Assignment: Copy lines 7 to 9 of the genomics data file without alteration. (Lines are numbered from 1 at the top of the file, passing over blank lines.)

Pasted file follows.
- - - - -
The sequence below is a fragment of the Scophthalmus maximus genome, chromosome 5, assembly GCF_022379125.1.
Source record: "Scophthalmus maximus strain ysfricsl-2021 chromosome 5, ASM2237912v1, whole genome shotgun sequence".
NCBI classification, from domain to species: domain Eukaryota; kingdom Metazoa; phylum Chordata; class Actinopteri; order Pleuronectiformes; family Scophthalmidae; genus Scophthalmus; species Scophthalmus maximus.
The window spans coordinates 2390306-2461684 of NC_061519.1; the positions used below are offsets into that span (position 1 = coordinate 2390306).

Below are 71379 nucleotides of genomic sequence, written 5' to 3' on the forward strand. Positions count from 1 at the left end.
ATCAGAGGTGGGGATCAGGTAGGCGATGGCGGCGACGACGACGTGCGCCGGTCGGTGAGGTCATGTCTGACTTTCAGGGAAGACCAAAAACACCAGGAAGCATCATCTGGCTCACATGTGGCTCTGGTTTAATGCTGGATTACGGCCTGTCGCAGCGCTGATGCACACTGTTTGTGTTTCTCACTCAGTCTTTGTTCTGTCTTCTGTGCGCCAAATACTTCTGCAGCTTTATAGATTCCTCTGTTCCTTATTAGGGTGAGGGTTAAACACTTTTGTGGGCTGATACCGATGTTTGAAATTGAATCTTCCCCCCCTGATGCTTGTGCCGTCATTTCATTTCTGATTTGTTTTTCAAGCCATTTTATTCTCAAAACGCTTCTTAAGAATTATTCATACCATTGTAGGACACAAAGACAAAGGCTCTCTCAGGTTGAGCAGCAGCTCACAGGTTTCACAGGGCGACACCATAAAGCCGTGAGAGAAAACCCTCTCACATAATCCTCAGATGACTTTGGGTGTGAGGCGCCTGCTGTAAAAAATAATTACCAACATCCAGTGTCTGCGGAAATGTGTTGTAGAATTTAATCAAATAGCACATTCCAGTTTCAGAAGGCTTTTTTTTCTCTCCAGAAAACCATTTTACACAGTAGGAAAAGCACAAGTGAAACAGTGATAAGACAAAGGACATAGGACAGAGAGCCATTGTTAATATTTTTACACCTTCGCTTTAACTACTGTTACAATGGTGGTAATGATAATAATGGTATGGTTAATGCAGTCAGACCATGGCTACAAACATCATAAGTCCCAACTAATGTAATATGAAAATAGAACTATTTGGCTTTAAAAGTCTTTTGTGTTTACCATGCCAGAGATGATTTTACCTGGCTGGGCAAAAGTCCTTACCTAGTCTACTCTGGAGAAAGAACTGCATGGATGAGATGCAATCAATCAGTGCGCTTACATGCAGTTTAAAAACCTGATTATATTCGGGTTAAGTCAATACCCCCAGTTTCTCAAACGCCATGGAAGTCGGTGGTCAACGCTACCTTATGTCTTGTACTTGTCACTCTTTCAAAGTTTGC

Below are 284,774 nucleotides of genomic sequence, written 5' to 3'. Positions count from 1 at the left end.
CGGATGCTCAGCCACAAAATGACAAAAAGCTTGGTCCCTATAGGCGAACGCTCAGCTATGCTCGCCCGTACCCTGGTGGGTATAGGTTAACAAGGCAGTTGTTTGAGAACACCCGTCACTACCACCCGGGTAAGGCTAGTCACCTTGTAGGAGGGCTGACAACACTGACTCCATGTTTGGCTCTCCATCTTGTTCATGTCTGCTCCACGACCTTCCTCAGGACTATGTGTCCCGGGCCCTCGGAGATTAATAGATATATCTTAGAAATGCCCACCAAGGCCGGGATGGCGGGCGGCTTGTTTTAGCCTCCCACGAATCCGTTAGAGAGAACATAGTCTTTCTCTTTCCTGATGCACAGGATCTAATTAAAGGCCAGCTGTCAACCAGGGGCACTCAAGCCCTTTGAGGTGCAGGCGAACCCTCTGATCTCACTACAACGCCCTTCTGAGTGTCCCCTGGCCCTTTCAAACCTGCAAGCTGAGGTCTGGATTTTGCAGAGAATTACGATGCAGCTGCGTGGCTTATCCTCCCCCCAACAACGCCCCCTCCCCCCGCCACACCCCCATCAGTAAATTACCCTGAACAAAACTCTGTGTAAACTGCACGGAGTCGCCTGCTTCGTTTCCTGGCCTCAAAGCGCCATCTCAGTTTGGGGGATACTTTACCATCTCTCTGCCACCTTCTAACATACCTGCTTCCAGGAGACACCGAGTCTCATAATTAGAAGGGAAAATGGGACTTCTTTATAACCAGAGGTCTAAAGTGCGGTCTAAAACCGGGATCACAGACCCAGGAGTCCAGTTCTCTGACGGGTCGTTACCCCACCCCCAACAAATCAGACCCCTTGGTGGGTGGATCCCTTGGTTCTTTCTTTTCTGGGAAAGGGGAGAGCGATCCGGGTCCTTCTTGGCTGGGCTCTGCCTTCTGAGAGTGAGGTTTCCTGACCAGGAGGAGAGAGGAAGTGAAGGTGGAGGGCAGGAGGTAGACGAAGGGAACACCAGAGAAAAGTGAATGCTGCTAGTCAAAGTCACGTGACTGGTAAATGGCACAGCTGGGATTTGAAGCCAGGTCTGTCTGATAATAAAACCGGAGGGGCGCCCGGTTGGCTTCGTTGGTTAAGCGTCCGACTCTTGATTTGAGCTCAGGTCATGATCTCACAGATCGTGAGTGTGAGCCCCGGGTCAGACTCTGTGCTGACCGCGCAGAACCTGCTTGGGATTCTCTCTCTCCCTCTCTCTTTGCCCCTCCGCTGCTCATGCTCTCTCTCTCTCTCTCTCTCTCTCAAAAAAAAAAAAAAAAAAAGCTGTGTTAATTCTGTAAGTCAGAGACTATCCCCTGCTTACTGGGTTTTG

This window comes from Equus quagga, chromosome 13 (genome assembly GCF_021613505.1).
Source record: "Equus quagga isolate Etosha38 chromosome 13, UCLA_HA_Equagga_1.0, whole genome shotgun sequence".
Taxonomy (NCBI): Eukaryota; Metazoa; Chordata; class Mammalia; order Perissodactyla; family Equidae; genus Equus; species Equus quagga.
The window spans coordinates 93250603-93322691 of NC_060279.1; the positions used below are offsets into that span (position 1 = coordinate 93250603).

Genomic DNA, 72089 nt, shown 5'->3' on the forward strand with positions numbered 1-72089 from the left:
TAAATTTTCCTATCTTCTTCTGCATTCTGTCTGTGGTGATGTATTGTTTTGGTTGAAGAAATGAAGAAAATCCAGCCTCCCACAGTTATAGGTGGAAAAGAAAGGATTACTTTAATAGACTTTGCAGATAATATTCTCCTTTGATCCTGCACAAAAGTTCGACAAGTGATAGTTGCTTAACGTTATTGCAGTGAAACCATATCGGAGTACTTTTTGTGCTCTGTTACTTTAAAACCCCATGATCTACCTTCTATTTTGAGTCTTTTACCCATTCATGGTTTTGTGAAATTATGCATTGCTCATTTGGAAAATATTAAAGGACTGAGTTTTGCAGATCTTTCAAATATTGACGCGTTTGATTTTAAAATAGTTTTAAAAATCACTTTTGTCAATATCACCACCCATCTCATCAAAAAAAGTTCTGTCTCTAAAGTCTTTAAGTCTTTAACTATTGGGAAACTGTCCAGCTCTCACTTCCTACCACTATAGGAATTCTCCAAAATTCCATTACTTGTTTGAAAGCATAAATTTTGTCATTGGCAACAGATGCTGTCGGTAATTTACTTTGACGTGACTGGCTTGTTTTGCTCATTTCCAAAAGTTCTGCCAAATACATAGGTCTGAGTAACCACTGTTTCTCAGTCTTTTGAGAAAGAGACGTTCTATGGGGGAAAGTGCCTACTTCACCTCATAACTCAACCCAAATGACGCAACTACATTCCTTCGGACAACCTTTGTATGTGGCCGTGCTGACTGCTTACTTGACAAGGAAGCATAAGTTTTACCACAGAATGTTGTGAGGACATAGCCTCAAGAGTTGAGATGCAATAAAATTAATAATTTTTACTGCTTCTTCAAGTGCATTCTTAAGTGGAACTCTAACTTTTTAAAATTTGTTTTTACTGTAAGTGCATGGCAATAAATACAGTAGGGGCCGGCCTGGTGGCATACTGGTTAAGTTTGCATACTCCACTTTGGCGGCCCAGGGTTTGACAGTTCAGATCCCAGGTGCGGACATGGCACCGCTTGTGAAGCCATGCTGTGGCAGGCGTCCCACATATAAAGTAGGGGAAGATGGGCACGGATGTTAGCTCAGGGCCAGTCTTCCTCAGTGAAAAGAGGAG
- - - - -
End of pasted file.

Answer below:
Below are 284,774 nucleotides of genomic sequence, written 5' to 3'. Positions count from 1 at the left end.
CGGATGCTCAGCCACAAAATGACAAAAAGCTTGGTCCCTATAGGCGAACGCTCAGCTATGCTCGCCCGTACCCTGGTGGGTATAGGTTAACAAGGCAGTTGTTTGAGAACACCCGTCACTACCACCCGGGTAAGGCTAGTCACCTTGTAGGAGGGCTGACAACACTGACTCCATGTTTGGCTCTCCATCTTGTTCATGTCTGCTCCACGACCTTCCTCAGGACTATGTGTCCCGGGCCCTCGGAGATTAATAGATATATCTTAGAAATGCCCACCAAGGCCGGGATGGCGGGCGGCTTGTTTTAGCCTCCCACGAATCCGTTAGAGAGAACATAGTCTTTCTCTTTCCTGATGCACAGGATCTAATTAAAGGCCAGCTGTCAACCAGGGGCACTCAAGCCCTTTGAGGTGCAGGCGAACCCTCTGATCTCACTACAACGCCCTTCTGAGTGTCCCCTGGCCCTTTCAAACCTGCAAGCTGAGGTCTGGATTTTGCAGAGAATTACGATGCAGCTGCGTGGCTTATCCTCCCCCCAACAACGCCCCCTCCCCCCGCCACACCCCCATCAGTAAATTACCCTGAACAAAACTCTGTGTAAACTGCACGGAGTCGCCTGCTTCGTTTCCTGGCCTCAAAGCGCCATCTCAGTTTGGGGGATACTTTACCATCTCTCTGCCACCTTCTAACATACCTGCTTCCAGGAGACACCGAGTCTCATAATTAGAAGGGAAAATGGGACTTCTTTATAACCAGAGGTCTAAAGTGCGGTCTAAAACCGGGATCACAGACCCAGGAGTCCAGTTCTCTGACGGGTCGTTACCCCACCCCCAACAAATCAGACCCCTTGGTGGGTGGATCCCTTGGTTCTTTCTTTTCTGGGAAAGGGGAGAGCGATCCGGGTCCTTCTTGGCTGGGCTCTGCCTTCTGAGAGTGAGGTTTCCTGACCAGGAGGAGAGAGGAAGTGAAGGTGGAGGGCAGGAGGTAGACGAAGGGAACACCAGAGAAAAGTGAATGCTGCTAGTCAAAGTCACGTGACTGGTAAATGGCACAGCTGGGATTTGAAGCCAGGTCTGTCTGATAATAAAACCGGAGGGGCGCCCGGTTGGCTTCGTTGGTTAAGCGTCCGACTCTTGATTTGAGCTCAGGTCATGATCTCACAGATCGTGAGTGTGAGCCCCGGGTCAGACTCTGTGCTGACCGCGCAGAACCTGCTTGGGATTCTCTCTCTCCCTCTCTCTTTGCCCCTCCGCTGCTCATGCTCTCTCTCTCTCTCTCTCTCTCTCAAAAAAAAAAAAAAAAAAAGCTGTGTTAATTCTGTAAGTCAGAGACTATCCCCTGCTTACTGGGTTTTG

This window comes from Equus quagga, chromosome 13 (genome assembly GCF_021613505.1).